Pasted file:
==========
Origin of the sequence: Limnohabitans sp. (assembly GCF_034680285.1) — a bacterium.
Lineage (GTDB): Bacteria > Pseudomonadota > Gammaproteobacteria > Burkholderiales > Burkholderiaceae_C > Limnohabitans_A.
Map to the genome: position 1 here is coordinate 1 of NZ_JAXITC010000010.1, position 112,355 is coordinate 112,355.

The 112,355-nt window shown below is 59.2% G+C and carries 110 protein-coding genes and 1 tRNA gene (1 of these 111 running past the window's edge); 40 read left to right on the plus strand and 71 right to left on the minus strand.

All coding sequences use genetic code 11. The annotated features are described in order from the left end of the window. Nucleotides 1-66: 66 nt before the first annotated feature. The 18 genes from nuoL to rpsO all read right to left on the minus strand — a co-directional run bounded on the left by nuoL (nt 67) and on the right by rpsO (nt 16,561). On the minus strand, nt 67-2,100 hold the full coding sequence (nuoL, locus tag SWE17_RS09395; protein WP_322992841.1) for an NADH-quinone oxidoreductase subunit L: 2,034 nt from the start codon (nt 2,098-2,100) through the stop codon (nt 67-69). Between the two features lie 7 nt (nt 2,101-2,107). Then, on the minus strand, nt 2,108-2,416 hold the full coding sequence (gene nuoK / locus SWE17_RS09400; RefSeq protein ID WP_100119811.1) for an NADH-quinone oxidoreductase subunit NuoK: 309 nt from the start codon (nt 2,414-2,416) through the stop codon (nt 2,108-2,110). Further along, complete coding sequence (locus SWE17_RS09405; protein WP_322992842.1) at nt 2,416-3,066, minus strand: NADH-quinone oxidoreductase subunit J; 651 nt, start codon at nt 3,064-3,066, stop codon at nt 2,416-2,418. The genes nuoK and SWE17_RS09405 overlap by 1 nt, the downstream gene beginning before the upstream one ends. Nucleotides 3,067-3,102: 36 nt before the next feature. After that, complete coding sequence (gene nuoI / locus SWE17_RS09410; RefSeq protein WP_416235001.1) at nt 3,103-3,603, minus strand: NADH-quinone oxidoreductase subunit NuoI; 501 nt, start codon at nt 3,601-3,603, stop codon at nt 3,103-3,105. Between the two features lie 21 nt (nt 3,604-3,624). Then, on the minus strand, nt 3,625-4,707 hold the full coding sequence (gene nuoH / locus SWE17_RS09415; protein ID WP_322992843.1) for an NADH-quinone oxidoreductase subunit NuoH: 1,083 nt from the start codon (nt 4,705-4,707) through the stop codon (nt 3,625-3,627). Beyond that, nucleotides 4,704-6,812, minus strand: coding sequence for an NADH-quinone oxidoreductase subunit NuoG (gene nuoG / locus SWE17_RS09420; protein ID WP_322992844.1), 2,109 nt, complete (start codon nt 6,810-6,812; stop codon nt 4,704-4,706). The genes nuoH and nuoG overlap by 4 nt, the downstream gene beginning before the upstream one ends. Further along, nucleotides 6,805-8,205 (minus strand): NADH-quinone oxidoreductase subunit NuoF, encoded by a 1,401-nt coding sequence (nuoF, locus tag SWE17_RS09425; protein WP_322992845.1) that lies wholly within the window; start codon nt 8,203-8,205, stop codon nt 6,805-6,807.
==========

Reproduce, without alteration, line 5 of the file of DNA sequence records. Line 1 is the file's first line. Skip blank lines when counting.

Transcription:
All coding sequences use genetic code 11. The annotated features are described in order from the left end of the window. Nucleotides 1-66: 66 nt before the first annotated feature. The 18 genes from nuoL to rpsO all read right to left on the minus strand — a co-directional run bounded on the left by nuoL (nt 67) and on the right by rpsO (nt 16,561). On the minus strand, nt 67-2,100 hold the full coding sequence (nuoL, locus tag SWE17_RS09395; protein WP_322992841.1) for an NADH-quinone oxidoreductase subunit L: 2,034 nt from the start codon (nt 2,098-2,100) through the stop codon (nt 67-69). Between the two features lie 7 nt (nt 2,101-2,107). Then, on the minus strand, nt 2,108-2,416 hold the full coding sequence (gene nuoK / locus SWE17_RS09400; RefSeq protein ID WP_100119811.1) for an NADH-quinone oxidoreductase subunit NuoK: 309 nt from the start codon (nt 2,414-2,416) through the stop codon (nt 2,108-2,110). Further along, complete coding sequence (locus SWE17_RS09405; protein WP_322992842.1) at nt 2,416-3,066, minus strand: NADH-quinone oxidoreductase subunit J; 651 nt, start codon at nt 3,064-3,066, stop codon at nt 2,416-2,418. The genes nuoK and SWE17_RS09405 overlap by 1 nt, the downstream gene beginning before the upstream one ends. Nucleotides 3,067-3,102: 36 nt before the next feature. After that, complete coding sequence (gene nuoI / locus SWE17_RS09410; RefSeq protein WP_416235001.1) at nt 3,103-3,603, minus strand: NADH-quinone oxidoreductase subunit NuoI; 501 nt, start codon at nt 3,601-3,603, stop codon at nt 3,103-3,105. Between the two features lie 21 nt (nt 3,604-3,624). Then, on the minus strand, nt 3,625-4,707 hold the full coding sequence (gene nuoH / locus SWE17_RS09415; protein ID WP_322992843.1) for an NADH-quinone oxidoreductase subunit NuoH: 1,083 nt from the start codon (nt 4,705-4,707) through the stop codon (nt 3,625-3,627). Beyond that, nucleotides 4,704-6,812, minus strand: coding sequence for an NADH-quinone oxidoreductase subunit NuoG (gene nuoG / locus SWE17_RS09420; protein ID WP_322992844.1), 2,109 nt, complete (start codon nt 6,810-6,812; stop codon nt 4,704-4,706). The genes nuoH and nuoG overlap by 4 nt, the downstream gene beginning before the upstream one ends. Further along, nucleotides 6,805-8,205 (minus strand): NADH-quinone oxidoreductase subunit NuoF, encoded by a 1,401-nt coding sequence (nuoF, locus tag SWE17_RS09425; protein WP_322992845.1) that lies wholly within the window; start codon nt 8,203-8,205, stop codon nt 6,805-6,807.